Seven and three quarter years ago, this amazing tiny being entered my life, literally cut out of my tummy. I managed to live without him all those years prior but sometimes I do wonder how. The love that I have for him is the most incredibly and inexplicably overwhelming feeling I have ever experienced.
Yet, somehow, also inexplicably, he is capable of driving me to the brink of insanity. How does that work? How can I go from wanting to pick him up and cuddle him forever one minute to wanting to hand him over to first person that walks past the next? But I know it’s normal. And I know that when he stops doing all the things that drive me nuts, I will miss it because it means he is growing up. Although I have no doubt that some of these annoyances will continue throughout his male adulthood. I can’t win either way but why would I want it any other way?
And because, like us, he loves eating and talks about food with such great passion, at the end of this piece I will share with you one of his (and our) favourite meals, Rick Stein’s Pasta Carbonara. No cream used yet deliciously creamy.
So here are some of the not-so-great things he does…
- He walks through the front door behind me without closing it behind him.
- He changes his clothes several times during the day and leaves them all over the floor. And often, they stink.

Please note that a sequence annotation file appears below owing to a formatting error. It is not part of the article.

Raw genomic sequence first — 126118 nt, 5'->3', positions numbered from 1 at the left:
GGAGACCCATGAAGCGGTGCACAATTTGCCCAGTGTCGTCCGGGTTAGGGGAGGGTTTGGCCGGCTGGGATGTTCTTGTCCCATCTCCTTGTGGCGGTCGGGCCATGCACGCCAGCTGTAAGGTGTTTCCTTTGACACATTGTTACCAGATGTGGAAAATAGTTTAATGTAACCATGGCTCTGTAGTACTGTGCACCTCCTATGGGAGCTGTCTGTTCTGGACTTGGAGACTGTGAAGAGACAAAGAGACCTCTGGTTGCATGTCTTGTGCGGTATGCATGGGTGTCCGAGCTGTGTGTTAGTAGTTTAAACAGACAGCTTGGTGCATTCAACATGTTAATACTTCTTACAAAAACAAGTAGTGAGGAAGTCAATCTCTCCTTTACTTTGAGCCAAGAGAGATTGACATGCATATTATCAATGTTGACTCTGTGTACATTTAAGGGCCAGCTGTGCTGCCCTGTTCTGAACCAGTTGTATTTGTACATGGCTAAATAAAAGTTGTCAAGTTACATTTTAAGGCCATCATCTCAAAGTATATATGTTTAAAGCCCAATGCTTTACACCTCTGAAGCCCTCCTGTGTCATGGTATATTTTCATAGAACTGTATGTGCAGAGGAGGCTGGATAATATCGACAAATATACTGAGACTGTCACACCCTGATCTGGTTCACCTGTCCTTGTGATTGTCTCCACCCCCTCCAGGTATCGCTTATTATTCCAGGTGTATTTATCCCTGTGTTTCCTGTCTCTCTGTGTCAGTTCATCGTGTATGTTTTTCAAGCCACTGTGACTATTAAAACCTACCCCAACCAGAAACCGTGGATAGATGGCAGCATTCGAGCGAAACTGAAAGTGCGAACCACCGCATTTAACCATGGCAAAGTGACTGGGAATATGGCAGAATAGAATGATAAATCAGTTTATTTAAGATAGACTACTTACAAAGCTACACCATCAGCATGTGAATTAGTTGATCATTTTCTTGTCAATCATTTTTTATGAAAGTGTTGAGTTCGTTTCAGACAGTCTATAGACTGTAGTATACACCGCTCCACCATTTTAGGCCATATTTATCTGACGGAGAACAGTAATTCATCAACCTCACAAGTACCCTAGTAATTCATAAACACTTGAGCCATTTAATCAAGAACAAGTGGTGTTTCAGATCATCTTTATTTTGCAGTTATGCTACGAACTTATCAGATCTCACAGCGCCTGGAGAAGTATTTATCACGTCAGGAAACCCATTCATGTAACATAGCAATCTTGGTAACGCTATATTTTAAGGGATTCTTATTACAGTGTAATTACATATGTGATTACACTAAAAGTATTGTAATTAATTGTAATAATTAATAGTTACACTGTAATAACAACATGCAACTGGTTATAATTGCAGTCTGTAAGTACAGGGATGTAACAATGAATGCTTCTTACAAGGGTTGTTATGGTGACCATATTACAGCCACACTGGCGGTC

- He stands by the side of my bed in the middle of the night, taps me gently on the arm and expects me to respond as I have been awake all that time.
- He never taps his dad on the arm to wake him up.
- He leaves the empty box in the pantry after removing the last packet of food from it.
- He opens the pantry doors or fridge as soon as he gets home from school, grubby hands and all.
- He insists on kicking the footy inside the house.
- He “forgets” that he is not supposed to wear his footy boots in the house.
- He commonly uses the words “In a minute.” “Wait.” “But” and “I just gotta” whenever I ask him to do something.
- He spits on the footy field like his heroes do.
- He knows exactly when I am vulnerable and too tired and then asks for something he wants. How does he know?
- He yells out “muuuuum” never dad, even when we are both around.
- He waits until I get on the telephone to talk to me.
- He has the TV on really loud even though he is not really watching it.
Has anyone got anything else to add?
Rick Stein’s Pasta Carbonara
- 400 g dried spaghetti (or any pasta – we love penne)
- 175 g piece smoked pancetta, without rind (I use bacon most of the time)
- 2 tablespoons extra virgin olive oil
- 2 finely chopped garlic cloves (a few times I didn’t have any so I substituted with finely chopped onion)
- 2 tablespoons flat leaf parsley, finely chopped (never bothered but I am sure it’s good, I use basil sometimes)
- 3 large eggs, beaten
- 50 g pecorino cheese, grated
- Salt and pepper to taste
Cook the pasta in salted boiling water until al dente.
Meanwhile, cut the pancetta into lardons (little chunky strips about 6mm wide).
Heat a large frying pan over a medium-high heat, add the oil and pancetta. Stir until golden.
Add the garlic and parsley, heat for a few more seconds then remove from the heat.
Drain the spaghetti well, retaining a ladle or two of the cooking water, and add the pasta to the frying pan.
Mix well and add the water to create a bit of a sauce, then stir in the beaten eggs and half the cheese. Toss together.
The heat of the pasta will cook the eggs sufficiently to make them creamy.
Season with salt and pepper to taste.
Serve with the remaining cheese sprinkled on top.